We’re sticking to straight lines this week after trying to inadvertently shoot the moon with last week’s Wild Card picks, going 0-4 and being ostracized by the gambling community at large. No one will touch us, they won’t even take our money until we can at least break even and it’s a slow burn to the Super Bowl when you can’t manage to cover even one game.
Selah. All our choices were wrong.
This week’s lines:
Green Bay (+3) over San Francisco
Any number of intangible factors come into play here: revenge, for one, everyone for some reason doubting Aaron Rodgers receiving corps for another. They’re all finally healthy and when that’s the case, Rodgers has a lot of options: Greg Jennings, Jordy Nelson, Jermichael Finley and the sneaky good Randall Cobb. That’s a hell of a lot of talent for even a secondary like San Fran’s to cover.
But let’s not discount the Niners just yet. Since Colin Kaepernick’s coup d’etat, they’ve developed into a two dimensional offense with the emergence (finally!) of Michael Crabtree. They’ve bested some pretty offensively minded teams this season (the Patriots, the Saints, the Seahawks and shit, the Packers in Week 1). If you had to make a call on who the more well-rounded team was you’d have to say San Francisco.
But Green Bay and the points? It’s too good to pass up.
Atlanta (-2.5) over Seattle
One of less reported injuries last Sunday, shadowed almost entirely by RGIII, was the injury to Seattle defensive end Chris Clemons. He basically anchored their defense, appearing on the field for 20 per cent more snaps than even the second most common player. His injury leaves the Seahawks, who have been surprisingly inefficient at stopping the run in a jam.
Now I know you’re saying: wait, their playing Atlanta. Michael “The Burner” Turner is on the wrong side of 30 and Jacquizz Rodgers hasn’t been anything to write home about. And you’re right. The Falcons ranked among the worst in rushing offense (somewhere down in the bottom percentile in almost every statistical category) but Clemons' injury might just be enough for them to turn in even an average game on the ground and keep the clock moving. If they can come out throwing (which they've been known to do) and get ahead, they should be able to stave off the Seahawks.
New England (-9.5) over Houston
It’s hard to believe that this Sunday will be the first time the Patriots top four receivers will work together all-season; with Gronk, Aaron Hernandez, Wes Welker and Brandon Lloyd all green-lit and good to go, a Patriots team that has managed to lead the league in offense all season anyway will finally be at full strength and that’s bad news for a Texans team that looks like it’s about ready to roll over and die.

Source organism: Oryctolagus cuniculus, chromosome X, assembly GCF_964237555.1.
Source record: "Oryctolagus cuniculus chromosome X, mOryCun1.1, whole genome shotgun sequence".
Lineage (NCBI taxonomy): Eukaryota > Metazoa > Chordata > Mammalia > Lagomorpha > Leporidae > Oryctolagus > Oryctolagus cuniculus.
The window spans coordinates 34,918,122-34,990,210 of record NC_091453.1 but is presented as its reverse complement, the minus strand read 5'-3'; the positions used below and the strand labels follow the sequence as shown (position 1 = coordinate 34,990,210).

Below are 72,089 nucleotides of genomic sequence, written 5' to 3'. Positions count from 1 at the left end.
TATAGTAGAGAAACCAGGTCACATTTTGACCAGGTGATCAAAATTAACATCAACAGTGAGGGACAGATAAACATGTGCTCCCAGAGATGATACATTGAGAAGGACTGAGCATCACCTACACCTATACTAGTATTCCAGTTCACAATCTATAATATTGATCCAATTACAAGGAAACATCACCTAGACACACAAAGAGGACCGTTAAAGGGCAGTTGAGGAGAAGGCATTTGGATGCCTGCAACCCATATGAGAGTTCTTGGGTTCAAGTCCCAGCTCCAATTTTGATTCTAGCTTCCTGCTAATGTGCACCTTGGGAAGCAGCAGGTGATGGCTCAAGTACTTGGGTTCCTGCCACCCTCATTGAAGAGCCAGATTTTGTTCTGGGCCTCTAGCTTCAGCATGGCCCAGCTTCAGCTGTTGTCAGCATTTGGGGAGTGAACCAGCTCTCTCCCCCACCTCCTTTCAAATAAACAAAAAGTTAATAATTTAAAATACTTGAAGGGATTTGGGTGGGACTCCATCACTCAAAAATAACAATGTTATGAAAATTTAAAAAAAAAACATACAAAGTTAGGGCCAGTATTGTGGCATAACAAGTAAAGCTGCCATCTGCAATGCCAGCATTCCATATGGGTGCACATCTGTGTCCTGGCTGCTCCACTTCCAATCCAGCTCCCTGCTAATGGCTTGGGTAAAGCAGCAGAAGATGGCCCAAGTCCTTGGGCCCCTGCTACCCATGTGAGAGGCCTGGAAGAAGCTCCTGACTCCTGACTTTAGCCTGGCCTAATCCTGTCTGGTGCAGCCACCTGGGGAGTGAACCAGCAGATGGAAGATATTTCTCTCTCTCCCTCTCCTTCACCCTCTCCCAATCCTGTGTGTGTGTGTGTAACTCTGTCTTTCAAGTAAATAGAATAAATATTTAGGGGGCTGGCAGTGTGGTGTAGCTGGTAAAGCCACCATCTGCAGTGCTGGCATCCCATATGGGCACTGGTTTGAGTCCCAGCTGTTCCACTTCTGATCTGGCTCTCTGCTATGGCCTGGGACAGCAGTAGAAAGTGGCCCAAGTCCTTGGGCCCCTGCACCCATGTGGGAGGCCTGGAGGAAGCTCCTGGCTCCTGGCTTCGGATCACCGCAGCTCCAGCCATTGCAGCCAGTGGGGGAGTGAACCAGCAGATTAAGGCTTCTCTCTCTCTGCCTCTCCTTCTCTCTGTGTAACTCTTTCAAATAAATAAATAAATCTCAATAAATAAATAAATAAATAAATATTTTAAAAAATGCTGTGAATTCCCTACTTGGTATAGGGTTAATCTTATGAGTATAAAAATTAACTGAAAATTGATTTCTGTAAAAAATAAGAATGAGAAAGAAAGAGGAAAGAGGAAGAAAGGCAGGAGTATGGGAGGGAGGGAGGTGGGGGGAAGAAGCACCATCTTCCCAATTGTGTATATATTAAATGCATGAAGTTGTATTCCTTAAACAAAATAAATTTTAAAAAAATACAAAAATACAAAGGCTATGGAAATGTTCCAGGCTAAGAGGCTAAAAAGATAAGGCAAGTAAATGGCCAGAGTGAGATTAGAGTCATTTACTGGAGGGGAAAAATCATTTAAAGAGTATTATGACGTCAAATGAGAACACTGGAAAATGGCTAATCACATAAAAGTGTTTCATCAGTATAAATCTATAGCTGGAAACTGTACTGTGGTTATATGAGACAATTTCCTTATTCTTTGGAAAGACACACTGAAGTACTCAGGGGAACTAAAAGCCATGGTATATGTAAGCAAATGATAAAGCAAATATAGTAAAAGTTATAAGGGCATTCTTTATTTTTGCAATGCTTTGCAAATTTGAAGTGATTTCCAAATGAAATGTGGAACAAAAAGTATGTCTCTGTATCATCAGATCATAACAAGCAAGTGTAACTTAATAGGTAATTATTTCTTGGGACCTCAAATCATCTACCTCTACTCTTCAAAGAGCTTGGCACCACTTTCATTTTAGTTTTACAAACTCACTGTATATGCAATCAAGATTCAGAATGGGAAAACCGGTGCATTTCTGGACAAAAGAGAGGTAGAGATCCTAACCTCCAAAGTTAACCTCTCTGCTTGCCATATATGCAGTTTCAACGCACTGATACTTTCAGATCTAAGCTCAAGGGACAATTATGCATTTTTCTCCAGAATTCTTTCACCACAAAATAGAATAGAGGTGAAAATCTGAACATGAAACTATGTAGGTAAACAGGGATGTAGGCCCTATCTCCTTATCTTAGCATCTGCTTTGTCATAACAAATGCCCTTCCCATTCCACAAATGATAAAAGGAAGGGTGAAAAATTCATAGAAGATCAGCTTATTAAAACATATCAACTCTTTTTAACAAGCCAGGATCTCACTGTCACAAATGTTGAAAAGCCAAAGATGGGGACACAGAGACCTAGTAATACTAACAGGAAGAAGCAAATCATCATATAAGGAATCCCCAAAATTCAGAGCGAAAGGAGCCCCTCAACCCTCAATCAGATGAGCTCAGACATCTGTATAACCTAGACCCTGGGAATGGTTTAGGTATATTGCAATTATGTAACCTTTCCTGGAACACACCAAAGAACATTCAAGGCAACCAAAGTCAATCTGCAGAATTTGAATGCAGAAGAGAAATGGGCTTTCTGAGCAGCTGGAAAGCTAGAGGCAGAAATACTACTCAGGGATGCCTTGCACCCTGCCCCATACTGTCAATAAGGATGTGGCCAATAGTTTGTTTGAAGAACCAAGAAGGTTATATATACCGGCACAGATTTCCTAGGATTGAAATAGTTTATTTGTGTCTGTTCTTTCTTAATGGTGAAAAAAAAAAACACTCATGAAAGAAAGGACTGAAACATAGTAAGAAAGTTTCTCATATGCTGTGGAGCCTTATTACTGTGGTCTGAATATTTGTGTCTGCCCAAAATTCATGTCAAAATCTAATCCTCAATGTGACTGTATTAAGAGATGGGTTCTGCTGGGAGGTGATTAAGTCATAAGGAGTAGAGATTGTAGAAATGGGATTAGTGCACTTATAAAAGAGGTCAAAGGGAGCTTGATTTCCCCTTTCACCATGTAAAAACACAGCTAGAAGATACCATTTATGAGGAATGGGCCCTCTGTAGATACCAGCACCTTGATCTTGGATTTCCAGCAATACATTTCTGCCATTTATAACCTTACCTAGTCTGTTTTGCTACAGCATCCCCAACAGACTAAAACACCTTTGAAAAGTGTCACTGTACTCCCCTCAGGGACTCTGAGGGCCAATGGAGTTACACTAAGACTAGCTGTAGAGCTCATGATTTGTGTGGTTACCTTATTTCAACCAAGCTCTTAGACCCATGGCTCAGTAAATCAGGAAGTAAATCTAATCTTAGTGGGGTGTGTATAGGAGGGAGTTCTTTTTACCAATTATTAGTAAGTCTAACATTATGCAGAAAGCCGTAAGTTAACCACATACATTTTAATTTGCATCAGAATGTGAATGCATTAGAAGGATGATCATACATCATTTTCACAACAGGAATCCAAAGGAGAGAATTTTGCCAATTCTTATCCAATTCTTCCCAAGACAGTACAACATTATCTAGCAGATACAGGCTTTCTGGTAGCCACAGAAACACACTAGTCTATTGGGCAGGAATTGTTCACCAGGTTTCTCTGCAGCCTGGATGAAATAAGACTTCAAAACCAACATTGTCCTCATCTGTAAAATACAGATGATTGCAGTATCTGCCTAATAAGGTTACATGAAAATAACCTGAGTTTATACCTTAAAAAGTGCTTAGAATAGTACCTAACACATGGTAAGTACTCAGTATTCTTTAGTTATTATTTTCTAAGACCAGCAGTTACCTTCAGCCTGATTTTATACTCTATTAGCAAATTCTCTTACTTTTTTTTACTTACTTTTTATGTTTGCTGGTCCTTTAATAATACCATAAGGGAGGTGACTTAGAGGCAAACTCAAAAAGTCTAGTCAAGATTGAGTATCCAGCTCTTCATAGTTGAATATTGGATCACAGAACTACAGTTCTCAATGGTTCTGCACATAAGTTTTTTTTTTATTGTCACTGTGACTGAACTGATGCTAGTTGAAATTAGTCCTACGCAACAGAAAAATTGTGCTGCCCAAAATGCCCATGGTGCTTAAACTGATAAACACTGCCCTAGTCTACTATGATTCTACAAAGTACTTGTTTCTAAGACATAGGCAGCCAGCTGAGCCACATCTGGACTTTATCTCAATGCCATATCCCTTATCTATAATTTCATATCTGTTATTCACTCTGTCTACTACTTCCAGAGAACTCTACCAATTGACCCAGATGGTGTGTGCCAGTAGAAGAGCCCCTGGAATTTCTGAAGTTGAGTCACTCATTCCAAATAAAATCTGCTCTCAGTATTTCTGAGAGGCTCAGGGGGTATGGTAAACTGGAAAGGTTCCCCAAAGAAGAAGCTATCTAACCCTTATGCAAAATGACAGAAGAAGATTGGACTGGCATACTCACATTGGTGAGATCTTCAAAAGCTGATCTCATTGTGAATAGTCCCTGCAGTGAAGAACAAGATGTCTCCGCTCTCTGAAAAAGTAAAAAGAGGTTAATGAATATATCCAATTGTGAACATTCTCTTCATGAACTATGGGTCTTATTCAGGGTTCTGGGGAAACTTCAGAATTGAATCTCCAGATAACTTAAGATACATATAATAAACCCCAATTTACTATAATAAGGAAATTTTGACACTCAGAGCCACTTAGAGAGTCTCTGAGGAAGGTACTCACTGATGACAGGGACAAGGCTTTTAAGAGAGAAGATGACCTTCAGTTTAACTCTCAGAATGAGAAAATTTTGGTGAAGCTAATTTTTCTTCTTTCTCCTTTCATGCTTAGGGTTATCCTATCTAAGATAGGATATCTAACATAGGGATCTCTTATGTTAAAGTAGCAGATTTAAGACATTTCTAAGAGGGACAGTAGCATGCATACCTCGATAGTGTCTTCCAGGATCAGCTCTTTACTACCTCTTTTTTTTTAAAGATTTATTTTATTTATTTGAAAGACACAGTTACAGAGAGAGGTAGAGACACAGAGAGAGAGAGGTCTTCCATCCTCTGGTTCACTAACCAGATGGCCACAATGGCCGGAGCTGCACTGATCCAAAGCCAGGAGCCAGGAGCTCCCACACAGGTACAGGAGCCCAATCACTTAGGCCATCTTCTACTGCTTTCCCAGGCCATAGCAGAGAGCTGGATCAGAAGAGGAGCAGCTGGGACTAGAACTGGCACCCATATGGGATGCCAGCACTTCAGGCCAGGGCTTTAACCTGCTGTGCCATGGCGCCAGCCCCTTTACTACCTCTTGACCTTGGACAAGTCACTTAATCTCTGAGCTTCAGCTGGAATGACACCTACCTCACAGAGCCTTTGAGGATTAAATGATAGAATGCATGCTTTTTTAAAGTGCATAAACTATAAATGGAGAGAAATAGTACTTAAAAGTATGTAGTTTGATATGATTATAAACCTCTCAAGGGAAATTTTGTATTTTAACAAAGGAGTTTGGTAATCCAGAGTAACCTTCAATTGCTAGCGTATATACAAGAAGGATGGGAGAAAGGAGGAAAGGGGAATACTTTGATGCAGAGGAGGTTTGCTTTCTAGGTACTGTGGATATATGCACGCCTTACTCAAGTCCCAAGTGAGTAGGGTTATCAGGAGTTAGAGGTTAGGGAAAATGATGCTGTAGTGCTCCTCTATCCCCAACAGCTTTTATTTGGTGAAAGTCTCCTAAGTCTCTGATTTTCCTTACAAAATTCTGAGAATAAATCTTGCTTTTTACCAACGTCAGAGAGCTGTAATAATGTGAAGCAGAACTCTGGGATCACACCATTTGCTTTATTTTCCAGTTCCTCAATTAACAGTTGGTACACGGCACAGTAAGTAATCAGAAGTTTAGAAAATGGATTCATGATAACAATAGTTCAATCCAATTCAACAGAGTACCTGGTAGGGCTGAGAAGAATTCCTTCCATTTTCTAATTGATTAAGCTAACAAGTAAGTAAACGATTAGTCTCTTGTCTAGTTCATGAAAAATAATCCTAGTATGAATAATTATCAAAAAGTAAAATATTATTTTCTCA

In last week’s wild card matchup, Houston mustered little more than a touchdown and a couple field goals while giving up a pick-six inside their own 20 and looking pretty lethargic all around. And while we could credit the 198 yards accrued by the Bengals and 0/9 shutout on third down conversions to the Texan’s defense, we won’t; the Bengals blew that game all on their own. With Houston trying out second and third stringers like Brandon Harris and Shiloh Keo in the secondary (in the playoffs), the Pats will take advantage of the weak matchups out of the gate, at the line and light up this secondary by far more than 9.5 points.
Denver (-9.5) over Baltimore
If there is one stat to define the Broncos success this season it’s this one: Denver’s offensive line has allowed only 45 quarterback hits (good for first in the league) and 21 sacks (second). If Peyton Manning is allowed to stand and target even the most mediocre of receivers with impunity he will succeed. He doesn’t rely on outlandish arm strength, mobility or muscle; he’s a cerebral kind of guy, maybe the best there ever was, and if he’s allowed to lollygag all day long behind the line he’s going to pick you apart.
As he has already done once this season against the Ravens. With their once notable defense ravaged by both time and age, Peyton lit them up to the tune of 34-17 in Week 15, winning the battle on both sides of the ball at the line of scrimmage and providing virtually no cover in the backfield, with Eric Decker and Knowshon Moreno both breaking the century mark and Demaryius Thomas not even being much of a factor.
The one redeeming factor for the Ravens might be that Ray Rice didn’t do much in that game; if the Ravens can spread the Broncos thin on play-action they might have more success on offense, bluffing the pass, but if they can’t break through that O-Line (and considering their injuries on defense, that seems unlikely) Peyton will again have a field day and this game will over before it ever really got started. If the Ravens get behind, their offense hasn’t shown it can catch up.
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